By Coshandra Dillard
A group of 11 people followed Christy Dunton, owner of Breaking Barriers Boot Camp, during their hourlong session on Wednesday. They worked on chest and arms, using dumbbells and pushups.
They were motivated and not distracted by the café almost adjacent to the box gym that sells fried catfish and the constant whiff of fried chicken from another restaurant nearby.
Mrs. Dunton is a former Marine, so her military background, discipline and fitness level is what keeps her 50 or so members, whom she calls recruits, motivated. She taps into her military customs, using military time, and the Marine chant, “oorah.” Her toughness also grabs the attention and respect of her class.
She has operated the boot camp for more than two years in Whitehouse. Fitness boot camps like Breaking Barriers made The American College of Sports Medicine's top 10 fitness trends list for 2011, and it appears it will continue to be a popular choice for individuals who want to shed weight fast.
According to the American Council on Exercise an individual can burn an average of 600 calories per hour during a boot camp-type workout.
Quick drills, burpees, squats, lunges and running may not be for the faint at heart. However, people with all fitness levels are able to participate because they can adjust the exercises.
“It's because it is a challenge,” Mrs. Dunton said. “A lot of people are scared of boot camp initially but then when you learn you can modify things, it makes that difference and it give them that confidence.”
The key to success at boot camp is switching up the routine. Breaking Barriers utilizes programs such as piyo, kickboxing, cross training, yoga, strength training and running.
“You've got such a plethora of exercises you can choose from,” Mrs. Dunton said. “You're not committed to only a certain structure. It's always changing.”
The variety and camaraderie is what keeps Mendy Souter, 39, coming back. She's lost 100 pounds during the past two years, some of which was a result of the boot camp.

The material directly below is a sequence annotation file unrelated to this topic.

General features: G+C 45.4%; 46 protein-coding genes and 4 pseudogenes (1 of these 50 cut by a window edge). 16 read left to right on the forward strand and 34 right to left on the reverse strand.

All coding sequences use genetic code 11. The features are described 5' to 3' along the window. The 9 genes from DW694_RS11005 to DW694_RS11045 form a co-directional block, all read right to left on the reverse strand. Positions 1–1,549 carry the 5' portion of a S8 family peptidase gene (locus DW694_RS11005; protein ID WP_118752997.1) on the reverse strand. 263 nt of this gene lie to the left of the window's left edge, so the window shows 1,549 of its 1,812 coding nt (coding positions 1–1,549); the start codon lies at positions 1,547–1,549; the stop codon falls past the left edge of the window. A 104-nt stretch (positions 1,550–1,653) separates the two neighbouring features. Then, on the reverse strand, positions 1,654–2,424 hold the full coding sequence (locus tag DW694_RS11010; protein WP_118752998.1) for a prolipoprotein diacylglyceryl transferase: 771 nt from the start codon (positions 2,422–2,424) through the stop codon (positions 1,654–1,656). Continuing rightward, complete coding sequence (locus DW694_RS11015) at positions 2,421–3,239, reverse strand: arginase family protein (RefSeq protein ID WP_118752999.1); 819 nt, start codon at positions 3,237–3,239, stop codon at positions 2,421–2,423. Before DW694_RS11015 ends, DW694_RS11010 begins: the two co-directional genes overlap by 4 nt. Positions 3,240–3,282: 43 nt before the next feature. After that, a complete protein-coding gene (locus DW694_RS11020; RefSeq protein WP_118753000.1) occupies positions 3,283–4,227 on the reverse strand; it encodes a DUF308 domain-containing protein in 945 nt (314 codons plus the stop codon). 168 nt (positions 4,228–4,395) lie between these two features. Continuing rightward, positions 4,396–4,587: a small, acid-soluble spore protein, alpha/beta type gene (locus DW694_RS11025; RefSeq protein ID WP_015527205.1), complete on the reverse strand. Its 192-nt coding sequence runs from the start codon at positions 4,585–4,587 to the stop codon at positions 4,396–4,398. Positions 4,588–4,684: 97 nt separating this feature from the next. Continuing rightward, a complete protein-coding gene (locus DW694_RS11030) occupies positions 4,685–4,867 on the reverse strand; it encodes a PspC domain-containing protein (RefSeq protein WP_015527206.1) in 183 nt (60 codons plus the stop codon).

“You don't want to quit because you have somebody telling you, 'You can do it,'” Ms. Souter said. “I don't like to work out on my own because I would do 10 pushups and go home.”
Mrs. Souter attends the classes three times a week. Before she shed 100 pounds, it only took seeing herself to make some changes in her lifestyle.
“I saw a picture of myself. … I didn't want to look like that,” she said. “I wanted to be healthy for my kids. They're active in sports. and I didn't want to be the mom that can't go with them.”
Running and pushups were intimidating at first.
“I never did a pushup in my entire life until I came here,” she recounted.
With a new lifestyle and a dedication to working out, Mrs. Souter feels that a boot camp structure fits her best.
“This is my thing, my favorite,” she said.
Mrs. Dunton's goal for Mrs. Souter and other recruits is to be healthy, not “skinny minnies.” She's inspired by people who improve their cholesterol and blood pressure numbers.
“My favorite stories are the ones who get off of medicine,” she said.
Mrs. Dunton also has been a Fit City partner, looking for ways to contribute to the wave of healthy living promotion going on across East Texas. Her message, she said, is straightforward.
“It is just so simple to get healthy and some people think it is so hard.”